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Day-night Test closer to reality

cricket Updated: Jun 26, 2009 00:26 IST
HT Sports Bureau
HT Sports Bureau
Hindustan Times
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Sometime in 2010, day-night Tests could be introduced changing cricket forever. True, the decision hinges on several factors but on Wednesday, the International Cricket Council (ICC) felt it was an opportunity worth exploring.

Successful trials of an ‘appropriate ball’ is one of the issues that need to be ‘satisfactorily addressed’ before evening Tests get the go-ahead. If the stakeholders want it - and given Tests’ dwindling attendances, there is reason to believe they would — and the concept works in first-class cricket, we could have sport's most radical innovation yet.

This was one of the decisions taken by the ICC on the first day of its meeting at Lord’s on Wednesday.

The concept of day-night Tests evoked mixed reactions in India. Ex-India skipper Bishan Singh Bedi found it unacceptable, while Erapalli Prasanna wasn’t against it.

“I don't think it's a very progressive step,” said Bedi. “Test cricket is good enough to take care of itself and shouldn’t be tampered with. If the ICC actually decides to hold day-night Tests, they will face several problems, beginning with the choice of balls.”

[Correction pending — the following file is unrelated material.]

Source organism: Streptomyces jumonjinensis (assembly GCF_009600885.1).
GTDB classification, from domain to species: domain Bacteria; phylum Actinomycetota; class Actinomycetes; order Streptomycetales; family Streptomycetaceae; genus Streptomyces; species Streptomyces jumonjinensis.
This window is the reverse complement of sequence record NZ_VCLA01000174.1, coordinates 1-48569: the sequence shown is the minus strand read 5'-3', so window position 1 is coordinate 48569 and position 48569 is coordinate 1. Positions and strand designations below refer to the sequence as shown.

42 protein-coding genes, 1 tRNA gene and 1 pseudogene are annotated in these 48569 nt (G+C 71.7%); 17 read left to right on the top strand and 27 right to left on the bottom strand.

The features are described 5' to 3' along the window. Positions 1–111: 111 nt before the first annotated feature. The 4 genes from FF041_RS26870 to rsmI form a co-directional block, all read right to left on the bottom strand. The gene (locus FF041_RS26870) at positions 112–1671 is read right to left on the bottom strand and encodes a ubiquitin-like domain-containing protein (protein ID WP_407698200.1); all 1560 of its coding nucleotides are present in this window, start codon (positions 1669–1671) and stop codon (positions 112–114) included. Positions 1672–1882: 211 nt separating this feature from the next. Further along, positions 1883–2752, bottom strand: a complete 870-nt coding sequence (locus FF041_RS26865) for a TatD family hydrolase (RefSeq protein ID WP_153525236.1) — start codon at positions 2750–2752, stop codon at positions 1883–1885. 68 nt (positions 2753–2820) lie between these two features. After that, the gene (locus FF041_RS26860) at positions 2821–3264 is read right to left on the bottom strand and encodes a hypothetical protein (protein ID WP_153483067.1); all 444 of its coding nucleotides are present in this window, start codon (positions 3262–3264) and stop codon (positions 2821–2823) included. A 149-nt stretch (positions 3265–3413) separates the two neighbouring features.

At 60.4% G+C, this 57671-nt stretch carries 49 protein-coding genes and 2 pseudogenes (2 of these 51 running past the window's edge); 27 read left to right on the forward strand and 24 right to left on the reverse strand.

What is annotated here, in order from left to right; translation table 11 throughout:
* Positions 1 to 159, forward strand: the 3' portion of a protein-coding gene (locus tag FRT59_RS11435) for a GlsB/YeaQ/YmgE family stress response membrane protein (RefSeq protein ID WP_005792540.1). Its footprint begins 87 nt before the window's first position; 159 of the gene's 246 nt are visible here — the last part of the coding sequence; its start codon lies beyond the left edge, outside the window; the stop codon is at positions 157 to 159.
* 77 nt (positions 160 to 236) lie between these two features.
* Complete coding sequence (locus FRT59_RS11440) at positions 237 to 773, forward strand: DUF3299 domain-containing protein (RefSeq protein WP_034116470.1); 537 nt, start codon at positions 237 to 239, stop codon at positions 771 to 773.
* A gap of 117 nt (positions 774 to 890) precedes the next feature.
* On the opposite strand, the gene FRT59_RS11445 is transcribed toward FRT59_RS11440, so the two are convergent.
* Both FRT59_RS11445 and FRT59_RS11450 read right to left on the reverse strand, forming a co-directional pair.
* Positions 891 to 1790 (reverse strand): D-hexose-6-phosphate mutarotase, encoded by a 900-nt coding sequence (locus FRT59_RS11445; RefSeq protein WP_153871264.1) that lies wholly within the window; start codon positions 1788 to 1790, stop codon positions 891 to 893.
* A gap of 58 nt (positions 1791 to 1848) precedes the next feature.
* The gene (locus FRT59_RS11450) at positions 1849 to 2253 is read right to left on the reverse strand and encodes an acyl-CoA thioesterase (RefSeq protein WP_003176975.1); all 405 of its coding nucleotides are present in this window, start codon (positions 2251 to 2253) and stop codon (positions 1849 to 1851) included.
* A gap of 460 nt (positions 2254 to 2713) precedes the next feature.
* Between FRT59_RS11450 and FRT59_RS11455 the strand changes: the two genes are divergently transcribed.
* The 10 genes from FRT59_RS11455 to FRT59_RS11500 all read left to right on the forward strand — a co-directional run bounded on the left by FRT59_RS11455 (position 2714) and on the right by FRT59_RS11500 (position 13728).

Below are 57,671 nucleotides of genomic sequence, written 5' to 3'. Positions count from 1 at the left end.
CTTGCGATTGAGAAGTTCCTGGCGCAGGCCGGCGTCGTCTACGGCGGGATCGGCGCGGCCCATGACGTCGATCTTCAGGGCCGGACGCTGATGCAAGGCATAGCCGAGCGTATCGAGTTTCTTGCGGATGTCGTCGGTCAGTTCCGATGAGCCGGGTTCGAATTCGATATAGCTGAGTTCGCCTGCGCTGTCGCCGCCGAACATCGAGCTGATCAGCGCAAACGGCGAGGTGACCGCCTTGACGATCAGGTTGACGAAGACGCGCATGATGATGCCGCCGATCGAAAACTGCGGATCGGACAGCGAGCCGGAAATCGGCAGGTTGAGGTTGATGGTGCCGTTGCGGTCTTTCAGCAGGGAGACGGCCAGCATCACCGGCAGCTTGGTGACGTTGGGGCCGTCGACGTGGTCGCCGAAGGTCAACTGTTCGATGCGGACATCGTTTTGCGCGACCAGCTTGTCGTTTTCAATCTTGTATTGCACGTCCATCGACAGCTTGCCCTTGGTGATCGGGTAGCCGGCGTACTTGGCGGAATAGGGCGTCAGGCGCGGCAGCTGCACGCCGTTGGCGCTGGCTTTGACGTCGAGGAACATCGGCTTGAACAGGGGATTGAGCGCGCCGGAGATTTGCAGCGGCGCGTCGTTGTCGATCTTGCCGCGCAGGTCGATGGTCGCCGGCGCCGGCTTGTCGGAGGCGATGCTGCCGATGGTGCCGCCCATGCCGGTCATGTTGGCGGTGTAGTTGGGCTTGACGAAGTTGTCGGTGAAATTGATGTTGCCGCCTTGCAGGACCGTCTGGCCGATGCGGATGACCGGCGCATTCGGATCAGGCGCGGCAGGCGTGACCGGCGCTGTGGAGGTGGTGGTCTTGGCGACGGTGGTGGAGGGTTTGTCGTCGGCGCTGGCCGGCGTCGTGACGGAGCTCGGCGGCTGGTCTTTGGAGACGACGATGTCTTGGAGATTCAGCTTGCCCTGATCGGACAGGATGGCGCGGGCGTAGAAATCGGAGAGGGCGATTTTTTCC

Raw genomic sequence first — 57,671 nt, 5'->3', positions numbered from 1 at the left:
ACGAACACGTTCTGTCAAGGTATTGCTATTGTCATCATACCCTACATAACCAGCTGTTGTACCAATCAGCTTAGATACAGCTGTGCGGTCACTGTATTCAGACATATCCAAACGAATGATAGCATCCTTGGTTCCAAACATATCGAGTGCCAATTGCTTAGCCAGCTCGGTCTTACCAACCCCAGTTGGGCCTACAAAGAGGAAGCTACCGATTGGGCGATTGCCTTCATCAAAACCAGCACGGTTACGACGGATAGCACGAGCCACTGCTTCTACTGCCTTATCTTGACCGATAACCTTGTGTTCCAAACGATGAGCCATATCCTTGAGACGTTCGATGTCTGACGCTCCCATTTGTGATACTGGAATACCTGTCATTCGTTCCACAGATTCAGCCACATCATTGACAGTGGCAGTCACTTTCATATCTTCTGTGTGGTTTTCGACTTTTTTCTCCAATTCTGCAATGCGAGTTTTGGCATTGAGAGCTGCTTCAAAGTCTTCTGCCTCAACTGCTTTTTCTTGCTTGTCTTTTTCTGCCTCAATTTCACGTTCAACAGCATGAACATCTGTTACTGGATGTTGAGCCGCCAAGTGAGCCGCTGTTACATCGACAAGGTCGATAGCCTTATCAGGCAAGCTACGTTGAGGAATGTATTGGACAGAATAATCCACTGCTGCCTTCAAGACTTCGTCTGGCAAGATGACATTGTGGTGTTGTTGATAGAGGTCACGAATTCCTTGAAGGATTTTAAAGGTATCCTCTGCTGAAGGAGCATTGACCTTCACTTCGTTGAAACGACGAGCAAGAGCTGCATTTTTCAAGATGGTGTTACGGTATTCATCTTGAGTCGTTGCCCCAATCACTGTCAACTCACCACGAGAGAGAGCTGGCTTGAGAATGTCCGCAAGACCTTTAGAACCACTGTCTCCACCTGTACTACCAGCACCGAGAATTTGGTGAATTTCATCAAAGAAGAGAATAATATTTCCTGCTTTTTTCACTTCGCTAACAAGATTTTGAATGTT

Prasanna had a different take. “I think the ICC had to come up with something to keep the crowds interested in Tests after the success of T20. I think this was their only avenue.”

Deep Dasgupta, a player of the current generation, wasn't averse to the idea. “It’s interesting. I remember a Ranji Trophy final was played day-night (96-97 in Gwalior). If the ICC goes ahead with the idea, we could have domestic matches under lights. It does take away the challenge of a conventional morning session but I am sure it would throw up newer avenues, which makes a Test interesting,” he said.

The ICC also decided the Umpire Decision Review System, suspended since March 2009, would be resumed in October this year.

International umpire K. Hariharan said he was okay with it as long as the technology used is shown to the viewers, which was the case when the system was experimentally used.

“As long as we are getting correct decision without compromising on the essence of cricket, I have no problem.”